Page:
The 'American consumer' and the 'American taxpayer' are in fact the same person, just different names.

Good explanation, our children will end up paying the debt of their fathers. ;)

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I found this article a bit hard to get my head round as to how far the wall is away so to speak but it looks very close.

Regarding soverign defaults personal or business severe damage is caused.

Personal defaults is a personal problem but considering a soverign default the hurt will be massive on both parties assuming the US defaults which I dont think it will then nobody will deal with them unless paid upfront this will hurt the living standards of the US big time for a generation or so.

The main creditor to the US China will be hurt a lot more first they loose massive wealth in US treasuries but most important the hit to the Chinese export sector in China and the fall out from this on a global front I hope I dont see.

I read an article showing growing debt as no problem this being if GDP rose lets say 4% and the debt rose 2% than although the debts are increasing the higher incomes make it in burdon terms smaller.

This debt problem can be balanced by income growth above rising debts surly if the west cut out massive amounts of red tape from business could help and invest in things like the London underground in all main cities rather than bailing out bad loans the improved productivity in the long term would improve real incomes and create jobs while its being built to keep the wheels moving but to be honest I cant see real incomes increasing.

I agree with Mr Denninger deficit spending adding to the debt is making things worse since in my view I see it only papering over the damage to maintain things rather than increase real productivity gains and the future higher taxes and interest make things much worse clearly hard times are coming.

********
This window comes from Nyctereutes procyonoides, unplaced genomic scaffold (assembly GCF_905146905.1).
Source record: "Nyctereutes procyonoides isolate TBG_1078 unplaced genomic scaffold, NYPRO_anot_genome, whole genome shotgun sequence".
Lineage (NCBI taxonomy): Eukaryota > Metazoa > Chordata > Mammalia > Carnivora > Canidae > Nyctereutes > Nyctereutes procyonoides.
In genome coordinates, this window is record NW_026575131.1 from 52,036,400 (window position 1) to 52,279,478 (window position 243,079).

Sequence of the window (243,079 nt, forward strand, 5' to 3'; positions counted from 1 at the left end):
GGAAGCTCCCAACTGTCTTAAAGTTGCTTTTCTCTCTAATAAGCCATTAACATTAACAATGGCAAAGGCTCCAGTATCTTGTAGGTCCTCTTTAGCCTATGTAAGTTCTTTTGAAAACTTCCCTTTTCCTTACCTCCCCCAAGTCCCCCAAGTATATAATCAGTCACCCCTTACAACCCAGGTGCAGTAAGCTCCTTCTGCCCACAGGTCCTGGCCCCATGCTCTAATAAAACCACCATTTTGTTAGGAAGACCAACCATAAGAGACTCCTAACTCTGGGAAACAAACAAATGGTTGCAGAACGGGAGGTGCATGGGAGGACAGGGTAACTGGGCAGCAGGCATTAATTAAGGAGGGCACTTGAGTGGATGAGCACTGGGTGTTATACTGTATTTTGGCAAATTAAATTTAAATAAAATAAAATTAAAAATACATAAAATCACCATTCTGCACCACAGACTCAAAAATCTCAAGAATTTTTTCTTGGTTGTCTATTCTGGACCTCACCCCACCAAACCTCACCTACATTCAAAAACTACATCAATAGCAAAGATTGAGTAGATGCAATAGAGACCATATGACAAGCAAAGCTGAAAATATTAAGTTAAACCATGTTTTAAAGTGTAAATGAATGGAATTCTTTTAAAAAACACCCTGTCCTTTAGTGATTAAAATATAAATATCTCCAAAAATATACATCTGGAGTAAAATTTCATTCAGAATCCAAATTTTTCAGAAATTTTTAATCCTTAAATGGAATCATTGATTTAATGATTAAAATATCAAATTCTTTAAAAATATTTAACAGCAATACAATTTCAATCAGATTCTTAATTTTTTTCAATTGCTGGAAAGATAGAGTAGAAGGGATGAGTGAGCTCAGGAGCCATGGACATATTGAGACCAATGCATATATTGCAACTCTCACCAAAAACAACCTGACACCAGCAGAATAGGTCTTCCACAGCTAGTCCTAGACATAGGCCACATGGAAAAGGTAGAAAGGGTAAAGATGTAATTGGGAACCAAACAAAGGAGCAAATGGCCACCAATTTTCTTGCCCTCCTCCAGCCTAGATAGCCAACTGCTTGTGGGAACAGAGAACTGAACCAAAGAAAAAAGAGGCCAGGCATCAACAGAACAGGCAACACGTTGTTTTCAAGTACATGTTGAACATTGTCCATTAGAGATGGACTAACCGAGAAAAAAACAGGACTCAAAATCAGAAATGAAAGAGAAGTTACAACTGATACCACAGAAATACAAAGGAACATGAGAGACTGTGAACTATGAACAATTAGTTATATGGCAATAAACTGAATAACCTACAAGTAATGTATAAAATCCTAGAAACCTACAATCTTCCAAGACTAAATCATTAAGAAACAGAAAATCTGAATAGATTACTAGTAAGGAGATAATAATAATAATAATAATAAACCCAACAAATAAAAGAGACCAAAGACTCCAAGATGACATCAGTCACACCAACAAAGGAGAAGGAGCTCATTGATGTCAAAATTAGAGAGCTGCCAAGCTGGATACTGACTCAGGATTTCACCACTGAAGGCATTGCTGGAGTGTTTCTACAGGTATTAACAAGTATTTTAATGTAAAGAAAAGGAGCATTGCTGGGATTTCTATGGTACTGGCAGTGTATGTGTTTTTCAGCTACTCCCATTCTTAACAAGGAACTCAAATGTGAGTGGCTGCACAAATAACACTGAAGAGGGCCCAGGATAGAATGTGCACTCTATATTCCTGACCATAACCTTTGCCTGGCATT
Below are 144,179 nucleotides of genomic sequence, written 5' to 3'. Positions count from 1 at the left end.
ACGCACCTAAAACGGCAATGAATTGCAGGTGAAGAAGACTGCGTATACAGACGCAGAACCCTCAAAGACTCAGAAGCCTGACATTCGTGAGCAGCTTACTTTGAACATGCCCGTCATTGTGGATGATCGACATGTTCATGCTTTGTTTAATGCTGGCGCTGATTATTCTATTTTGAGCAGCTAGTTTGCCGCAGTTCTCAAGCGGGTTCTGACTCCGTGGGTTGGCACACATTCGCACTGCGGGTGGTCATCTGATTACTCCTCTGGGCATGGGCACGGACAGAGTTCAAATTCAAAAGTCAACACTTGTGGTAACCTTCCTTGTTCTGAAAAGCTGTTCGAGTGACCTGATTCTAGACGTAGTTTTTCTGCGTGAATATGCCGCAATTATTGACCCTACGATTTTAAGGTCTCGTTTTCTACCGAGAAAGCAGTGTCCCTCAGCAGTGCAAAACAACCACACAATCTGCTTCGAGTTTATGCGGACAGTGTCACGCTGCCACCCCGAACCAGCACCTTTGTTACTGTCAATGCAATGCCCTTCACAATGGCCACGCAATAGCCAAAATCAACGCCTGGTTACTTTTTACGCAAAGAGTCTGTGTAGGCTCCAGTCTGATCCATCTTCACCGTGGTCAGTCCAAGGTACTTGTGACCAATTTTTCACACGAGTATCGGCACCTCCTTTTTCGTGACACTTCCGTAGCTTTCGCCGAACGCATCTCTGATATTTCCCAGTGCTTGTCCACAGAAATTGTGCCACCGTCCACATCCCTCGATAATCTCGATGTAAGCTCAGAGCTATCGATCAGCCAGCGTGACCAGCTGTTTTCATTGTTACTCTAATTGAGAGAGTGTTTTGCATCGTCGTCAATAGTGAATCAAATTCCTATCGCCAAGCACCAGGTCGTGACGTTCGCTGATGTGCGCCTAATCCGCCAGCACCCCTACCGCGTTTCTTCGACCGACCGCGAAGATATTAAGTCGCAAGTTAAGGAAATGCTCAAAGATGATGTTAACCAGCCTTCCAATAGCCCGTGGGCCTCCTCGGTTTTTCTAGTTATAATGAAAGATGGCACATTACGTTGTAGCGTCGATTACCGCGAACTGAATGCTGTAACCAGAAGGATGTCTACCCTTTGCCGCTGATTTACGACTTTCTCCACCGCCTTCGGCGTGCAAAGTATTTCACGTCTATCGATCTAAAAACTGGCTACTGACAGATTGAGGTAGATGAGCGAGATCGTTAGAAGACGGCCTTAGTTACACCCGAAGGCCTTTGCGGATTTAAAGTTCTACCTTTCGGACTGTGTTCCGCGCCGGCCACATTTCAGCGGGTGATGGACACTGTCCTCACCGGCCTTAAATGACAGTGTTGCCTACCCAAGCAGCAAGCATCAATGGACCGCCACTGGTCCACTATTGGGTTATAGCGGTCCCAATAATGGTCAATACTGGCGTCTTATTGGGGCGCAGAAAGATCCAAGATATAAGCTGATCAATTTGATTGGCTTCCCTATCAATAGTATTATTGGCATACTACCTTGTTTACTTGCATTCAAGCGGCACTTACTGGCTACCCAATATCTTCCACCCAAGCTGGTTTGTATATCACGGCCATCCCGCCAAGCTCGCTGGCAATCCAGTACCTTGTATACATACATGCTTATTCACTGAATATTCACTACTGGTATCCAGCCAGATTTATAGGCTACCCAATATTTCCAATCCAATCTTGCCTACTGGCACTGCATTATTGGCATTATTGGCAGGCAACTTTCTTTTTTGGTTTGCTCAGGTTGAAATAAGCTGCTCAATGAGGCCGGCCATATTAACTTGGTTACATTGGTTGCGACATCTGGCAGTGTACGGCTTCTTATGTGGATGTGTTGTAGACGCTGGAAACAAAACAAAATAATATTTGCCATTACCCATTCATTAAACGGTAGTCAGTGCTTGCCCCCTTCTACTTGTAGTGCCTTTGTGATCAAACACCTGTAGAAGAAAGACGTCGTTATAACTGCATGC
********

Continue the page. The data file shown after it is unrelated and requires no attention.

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That is the horrific problem we face at the moment, the debt isn't being destroyed, it is shifting from private to public liability but at the end of the day the burden of paying it is still falling on exactly the same people that couldn't pay their debts in the first place...

The 'American consumer' and the 'American taxpayer' are in fact the same person, just different names.

Very circular, perhaps collectively they might have a better chance in paying it off.

Currently that seems to be the plan.

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I have always wondered what would happen if their currency strengthened.

They would lose jobs and export strength, but then everything they owned would be worth more. Their property, savings.. anything denominated in local currency.

The problem is, what would they buy?

They make just about everything on the planet so a strong currency wouldn't lead to the Chinese consumer being able to buy more stuff.

The national savings are really just massive holdings of foreign currency, if their currency strengthens significantly those holdings effectively drop in value.

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I remember this idea of a debt limit was brought up several years ago by an HPC poster who did a graph showing how close we were getting to the maximum debt "ceiling", the level at which banks would like to keep us forever. The bank seems to have got carried away with themselves in practice though.